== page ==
It is generally felt in the US that China has not been doing enough to stimulate internal demand – the number of consumers is no bigger than Italy while the population is 20 times that of the European country – and that the situation has been worsened by the decision of the Chinese government to peg the Yuan to the US dollar, thus effectively undertaking a devaluation.
Should China’s export drive remain as a major contributor the country’s economy, the accumulation of reserves by 2020 will be bigger than that of Germany, Japan and the Middle East countries put together. America’s response could be to return to a more isolationist policy by slapping import duties on Chinese products or getting China to open its doors to greater exports of US products.
Both China and India have to contend with an extremely large population. In fact, they are the only two countries with a population of over 1 billion persons. Economic development has brought, to both countries, an uneven distribution of wealth to the extent that social disruptions can be feared in the future.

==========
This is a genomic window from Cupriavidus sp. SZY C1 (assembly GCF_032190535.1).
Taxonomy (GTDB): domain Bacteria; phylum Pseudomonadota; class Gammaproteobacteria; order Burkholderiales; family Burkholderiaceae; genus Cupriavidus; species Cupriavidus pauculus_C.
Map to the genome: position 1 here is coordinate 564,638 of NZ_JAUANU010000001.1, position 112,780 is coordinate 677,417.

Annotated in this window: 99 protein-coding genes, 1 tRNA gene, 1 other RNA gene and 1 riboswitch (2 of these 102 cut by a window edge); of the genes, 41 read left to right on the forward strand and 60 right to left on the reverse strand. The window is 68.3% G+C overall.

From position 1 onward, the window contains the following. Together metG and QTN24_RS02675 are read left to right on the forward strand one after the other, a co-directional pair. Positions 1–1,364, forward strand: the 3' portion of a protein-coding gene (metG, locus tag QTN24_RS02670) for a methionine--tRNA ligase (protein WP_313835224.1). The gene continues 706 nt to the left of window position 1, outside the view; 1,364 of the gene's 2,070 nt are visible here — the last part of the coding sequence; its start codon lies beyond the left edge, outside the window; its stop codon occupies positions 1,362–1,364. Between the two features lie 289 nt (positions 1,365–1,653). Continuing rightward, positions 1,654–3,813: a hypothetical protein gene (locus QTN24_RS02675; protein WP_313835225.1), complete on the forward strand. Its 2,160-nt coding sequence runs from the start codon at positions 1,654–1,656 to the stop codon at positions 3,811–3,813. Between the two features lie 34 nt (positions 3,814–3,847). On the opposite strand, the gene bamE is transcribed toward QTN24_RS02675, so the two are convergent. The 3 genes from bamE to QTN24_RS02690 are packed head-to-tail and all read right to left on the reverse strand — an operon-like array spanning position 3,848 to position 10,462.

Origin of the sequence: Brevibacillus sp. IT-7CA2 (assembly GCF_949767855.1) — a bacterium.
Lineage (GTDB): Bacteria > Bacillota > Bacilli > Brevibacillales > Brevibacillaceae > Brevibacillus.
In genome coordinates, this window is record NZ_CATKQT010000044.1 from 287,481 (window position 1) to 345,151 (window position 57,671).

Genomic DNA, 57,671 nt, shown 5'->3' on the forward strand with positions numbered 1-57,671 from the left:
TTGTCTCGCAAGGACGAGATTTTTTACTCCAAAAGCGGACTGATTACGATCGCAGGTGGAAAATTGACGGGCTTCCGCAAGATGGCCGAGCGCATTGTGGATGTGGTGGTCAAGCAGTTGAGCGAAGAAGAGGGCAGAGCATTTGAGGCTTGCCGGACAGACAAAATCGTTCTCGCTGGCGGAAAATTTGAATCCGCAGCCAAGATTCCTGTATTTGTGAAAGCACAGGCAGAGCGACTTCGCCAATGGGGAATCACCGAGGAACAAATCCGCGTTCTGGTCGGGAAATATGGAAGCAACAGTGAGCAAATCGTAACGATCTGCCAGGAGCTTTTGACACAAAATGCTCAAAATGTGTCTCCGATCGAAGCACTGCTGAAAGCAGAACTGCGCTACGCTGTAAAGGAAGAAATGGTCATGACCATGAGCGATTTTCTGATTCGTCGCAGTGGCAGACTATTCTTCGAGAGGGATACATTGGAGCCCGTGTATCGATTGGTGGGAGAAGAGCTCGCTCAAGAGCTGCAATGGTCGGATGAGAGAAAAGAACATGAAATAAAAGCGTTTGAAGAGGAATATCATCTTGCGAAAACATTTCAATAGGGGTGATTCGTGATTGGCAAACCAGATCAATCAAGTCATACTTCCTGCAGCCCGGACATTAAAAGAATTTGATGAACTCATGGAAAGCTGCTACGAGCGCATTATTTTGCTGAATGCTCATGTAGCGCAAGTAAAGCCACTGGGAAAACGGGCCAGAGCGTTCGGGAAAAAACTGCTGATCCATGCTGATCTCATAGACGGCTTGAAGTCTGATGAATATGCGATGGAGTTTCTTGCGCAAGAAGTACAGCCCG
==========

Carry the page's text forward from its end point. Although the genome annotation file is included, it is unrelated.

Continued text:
China has become the world’s second largest oil consumer and it is likely that it will surpass the US to lead the world in energy use. Imports which represent 50% of consumption are likely to rise to reach 80% in another 10 – 15 years particularly considering the oil intensity of economic growth is particularly high, as in most developing countries. Thus, for each 1% growth in GDP, the country needs 1.2% additional oil.
In fact, China is the world’s fast-growing energy user, Russia is the most inefficient user of energy and he US is the country with the largest carbon footprint.
China is also the world’s largest consumer of several raw materials.
The country’s search for natural resources has been done in a predatory way, and there is fear that, backed by its staggering reserves, it could encourage suppliers to increase prices at levels beyond those acceptable to a large number of other users.